Sunday Scaries (7/12/20)

Hey everyone,

Heading north from Bryce Canyon to set up camp near Yellowstone. I’ve officially left the heat of the desert and am looking forward to the mountains and rivers of Montana. As I watch the miles melt away, I’m amazed by the diversity of geography in the United States. There’s a reason America’s National Parks attract over 300 million visitors each year. If you haven’t visited and have the means to, I highly recommend it.

This week’s subscribers only posts:

  • Warning Signs is a short piece about my irrational packing tendencies. Trying to fit everyone into a car is difficult and some sacrifices were made.

  • Walk Without Rhythm discusses the cause of the Coral Pink Sand Dunes and my conversation with a local Native American man.

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What’s New This Week

  1. GPT-3 Fiction. I received access to Open AI’s GPT-3 and have been using it to write short stories. The results are incredible. If this trend continues, things are going to look very different for creatives in just a few years.

    My prediction: good curation will become more important than creation.

    If you want to ask me a prompt to give to GPT, reach out on Twitter.

Here’s a short snippet. I provided the opening line of the story (in bold) and the rest of the text was written entirely by a machine:


Lights flashed past the window like the slots on a game of chance. The train shifted, and the riders gripped their handholds, absorbed in thought as they jostled against one another.

No one spoke, and the only sounds were of rubber on concrete, wheels on tracks, and the droning of the engine. One of the passengers was smaller than the others. His face was hidden in the shadows, his back against the wall, his thoughts drifting. Thoughts of his wife, child, . . . and the perfect murder. He thought of the money he'd make from the robberies and the killing that would follow.

In spite of the heat, he felt cold. Even the image of the red rose on his lapel didn't warm him.

It was a hell of a job. No one would ever suspect that he could be cold-blooded enough to do it. There was just one thing. A beautiful, sweet-smelling thing.

A damn bitch he'd fallen in love with.

She was his weakness, but he had to go on. He had to do the job.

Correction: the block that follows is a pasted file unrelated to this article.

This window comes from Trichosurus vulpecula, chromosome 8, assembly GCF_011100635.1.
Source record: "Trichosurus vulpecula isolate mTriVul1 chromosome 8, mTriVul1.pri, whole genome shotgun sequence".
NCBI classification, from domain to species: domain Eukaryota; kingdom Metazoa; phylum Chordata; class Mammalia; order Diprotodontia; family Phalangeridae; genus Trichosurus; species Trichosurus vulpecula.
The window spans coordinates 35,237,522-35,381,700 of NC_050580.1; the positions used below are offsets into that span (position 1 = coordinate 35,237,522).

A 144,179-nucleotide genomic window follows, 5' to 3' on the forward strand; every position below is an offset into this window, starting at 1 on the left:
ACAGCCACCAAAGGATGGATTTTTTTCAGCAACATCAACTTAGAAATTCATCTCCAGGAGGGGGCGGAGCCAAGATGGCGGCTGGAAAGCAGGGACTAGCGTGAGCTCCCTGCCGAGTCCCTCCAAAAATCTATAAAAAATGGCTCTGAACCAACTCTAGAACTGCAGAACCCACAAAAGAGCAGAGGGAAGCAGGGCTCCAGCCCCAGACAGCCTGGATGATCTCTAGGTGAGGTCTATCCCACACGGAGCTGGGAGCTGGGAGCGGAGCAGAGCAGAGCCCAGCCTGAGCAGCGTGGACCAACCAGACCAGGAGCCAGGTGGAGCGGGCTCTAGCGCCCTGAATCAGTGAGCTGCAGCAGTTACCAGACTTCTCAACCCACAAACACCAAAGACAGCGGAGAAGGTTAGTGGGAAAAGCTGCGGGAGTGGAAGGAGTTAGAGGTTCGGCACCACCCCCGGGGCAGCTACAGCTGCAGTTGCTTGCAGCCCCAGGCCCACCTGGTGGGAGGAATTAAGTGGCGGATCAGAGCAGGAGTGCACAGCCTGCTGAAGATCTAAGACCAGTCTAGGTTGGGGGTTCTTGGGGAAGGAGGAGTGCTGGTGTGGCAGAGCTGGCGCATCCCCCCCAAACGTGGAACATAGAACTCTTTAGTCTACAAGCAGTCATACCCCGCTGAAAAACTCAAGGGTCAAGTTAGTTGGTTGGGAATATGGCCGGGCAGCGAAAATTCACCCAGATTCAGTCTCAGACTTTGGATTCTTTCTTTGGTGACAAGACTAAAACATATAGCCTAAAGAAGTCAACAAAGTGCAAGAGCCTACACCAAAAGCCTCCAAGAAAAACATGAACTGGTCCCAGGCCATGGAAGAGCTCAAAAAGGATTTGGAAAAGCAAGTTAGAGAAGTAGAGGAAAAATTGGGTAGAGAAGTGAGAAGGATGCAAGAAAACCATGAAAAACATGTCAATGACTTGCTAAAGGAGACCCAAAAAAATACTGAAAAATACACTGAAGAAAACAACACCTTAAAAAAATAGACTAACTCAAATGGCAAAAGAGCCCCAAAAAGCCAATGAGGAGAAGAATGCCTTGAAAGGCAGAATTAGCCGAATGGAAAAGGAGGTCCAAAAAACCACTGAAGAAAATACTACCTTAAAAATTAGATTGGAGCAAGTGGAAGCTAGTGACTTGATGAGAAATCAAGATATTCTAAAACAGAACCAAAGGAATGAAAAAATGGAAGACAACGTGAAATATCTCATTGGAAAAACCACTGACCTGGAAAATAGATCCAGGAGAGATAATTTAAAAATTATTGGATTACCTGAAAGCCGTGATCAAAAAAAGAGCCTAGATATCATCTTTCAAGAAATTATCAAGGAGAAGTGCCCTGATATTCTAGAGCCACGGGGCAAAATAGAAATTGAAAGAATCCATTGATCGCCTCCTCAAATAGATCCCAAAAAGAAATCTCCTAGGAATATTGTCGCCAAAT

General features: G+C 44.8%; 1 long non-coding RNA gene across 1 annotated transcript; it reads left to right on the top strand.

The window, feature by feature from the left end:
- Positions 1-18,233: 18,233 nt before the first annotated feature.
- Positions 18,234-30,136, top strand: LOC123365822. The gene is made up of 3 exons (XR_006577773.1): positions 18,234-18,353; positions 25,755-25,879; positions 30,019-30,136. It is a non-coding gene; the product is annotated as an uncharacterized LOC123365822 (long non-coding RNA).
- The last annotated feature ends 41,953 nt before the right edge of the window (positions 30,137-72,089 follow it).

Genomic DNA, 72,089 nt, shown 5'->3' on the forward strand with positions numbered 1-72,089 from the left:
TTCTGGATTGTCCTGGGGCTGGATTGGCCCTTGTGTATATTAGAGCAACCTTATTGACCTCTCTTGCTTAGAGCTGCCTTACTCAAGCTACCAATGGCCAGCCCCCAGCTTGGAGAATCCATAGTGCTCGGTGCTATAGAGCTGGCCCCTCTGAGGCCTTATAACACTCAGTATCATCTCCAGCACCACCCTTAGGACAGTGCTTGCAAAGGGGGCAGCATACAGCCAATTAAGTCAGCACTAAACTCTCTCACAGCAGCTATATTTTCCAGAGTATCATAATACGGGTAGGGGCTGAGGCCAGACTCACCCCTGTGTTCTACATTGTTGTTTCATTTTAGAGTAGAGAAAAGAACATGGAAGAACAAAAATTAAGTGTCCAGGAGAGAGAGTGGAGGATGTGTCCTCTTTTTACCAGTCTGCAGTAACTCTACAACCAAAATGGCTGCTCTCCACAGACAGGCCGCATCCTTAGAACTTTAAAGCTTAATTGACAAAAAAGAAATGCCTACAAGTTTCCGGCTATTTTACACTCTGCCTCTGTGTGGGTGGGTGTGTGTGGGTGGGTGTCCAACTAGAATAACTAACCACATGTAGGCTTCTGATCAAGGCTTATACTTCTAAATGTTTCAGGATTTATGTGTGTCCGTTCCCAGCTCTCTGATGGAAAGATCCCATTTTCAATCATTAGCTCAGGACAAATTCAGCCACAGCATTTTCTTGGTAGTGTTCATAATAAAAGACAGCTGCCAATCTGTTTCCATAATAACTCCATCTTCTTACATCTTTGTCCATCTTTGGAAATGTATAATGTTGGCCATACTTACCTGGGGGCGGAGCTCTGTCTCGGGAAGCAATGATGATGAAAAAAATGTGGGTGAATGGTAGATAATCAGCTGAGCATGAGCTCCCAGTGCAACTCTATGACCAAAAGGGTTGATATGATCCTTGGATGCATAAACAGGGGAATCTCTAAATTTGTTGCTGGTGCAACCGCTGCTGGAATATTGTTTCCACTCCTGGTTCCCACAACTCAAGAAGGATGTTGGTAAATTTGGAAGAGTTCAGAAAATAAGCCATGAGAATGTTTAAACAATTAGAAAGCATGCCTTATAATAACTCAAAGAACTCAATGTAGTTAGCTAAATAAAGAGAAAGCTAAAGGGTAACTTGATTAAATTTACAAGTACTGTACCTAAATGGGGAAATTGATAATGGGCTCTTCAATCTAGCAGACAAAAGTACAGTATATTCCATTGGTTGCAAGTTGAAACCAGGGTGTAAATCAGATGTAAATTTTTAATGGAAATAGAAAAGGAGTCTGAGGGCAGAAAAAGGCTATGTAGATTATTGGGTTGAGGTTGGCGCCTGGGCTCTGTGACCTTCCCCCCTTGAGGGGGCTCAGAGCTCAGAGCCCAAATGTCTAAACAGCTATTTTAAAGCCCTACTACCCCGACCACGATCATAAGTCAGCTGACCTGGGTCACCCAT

Another train was coming down the tracks, but he barely noticed it. His head was still filled with the sweet smell of the lilacs that had been his downfall. It was the night she'd found him that he'd let himself give into her. It was her sweetness that made him want her so. He'd lain in the warmth of her arms and held her close.

He'd fallen asleep. They'd made love and when she'd awakened him with a kiss, he couldn't find his hate for her any longer. He'd come to his senses and found that he loved her. He loved her in a way he'd never loved another human being. There was only one way out for him. Only one way to get her out of his system and go on.

He had to kill her.


Photo of the Week

Photo: Coral Pink Sand Dunes, UT


In This Week’s Edition:

  • How interesting subcultures are created, grown, and eventually taken over by suits.

  • Why financially independent writers choose to write in the morning for just a few hours and spend the rest of the day relaxing.

  • How to use Twitter to get a job in tech.


Geeks, MOPs, and sociopaths in subculture evolution

A Thing™ is cool when it’s only known to a small group. These small groups are the “geeks” - they care very passionately about the Thing™ and help advance it. Eventually, the Thing gets discovered by a broader audience - the “mops”. They’re into the thing, but they mostly show up to have a good time. Eventually, the Thing™ gets turned into a mainstream thing and the cycle starts over. This post is a fascinating breakdown of how we assign cultural significance to ideas.

Financially independent writers agree that mornings are the best

Gwern.net is a hidden treasure of the internet. In this essay, he breaks down the common writing habits across writers with enough money to choose their own schedules.

If you’ve been trying to develop a consistent writing habit, this post breaks down the different strategies and provides justification as to why they may work.

Patrick McKenzie and Jeff Weinstein of Stripe on how to use Twitter to get a job

Writing online is proof of work. If you are looking to break into a new sector, here is what you should do:

  • Follow the ten most influential people in that field on Twitter. See what posts they are liking and retweeting and follow those people too.

  • Find someone in their circle who is responsive and vocal about their work. Pick a topic you think they would be interested in and write a 1,000-word essay about it.

  • Reach out to them on Twitter and mention that you wrote something they might be interested in. Mention that you’re interested in breaking into the industry and if they might be interested in talking.

  • Rinse and repeat.

This takes advantage of two things:

1) there are no gatekeepers to write an essay online. You can do the proof-of-work before you land the interview.

2) people love giving advice, especially to others who remind them of themselves.

Stop writing resumes and cover letters that no one is reading.


Thanks for reading,

Phil

Sunday Scaries is a newsletter that answers simple questions with surprising answers. The author of this publication is currently living from his car and traveling across the United States. You can subscribe by clicking the link below. 👇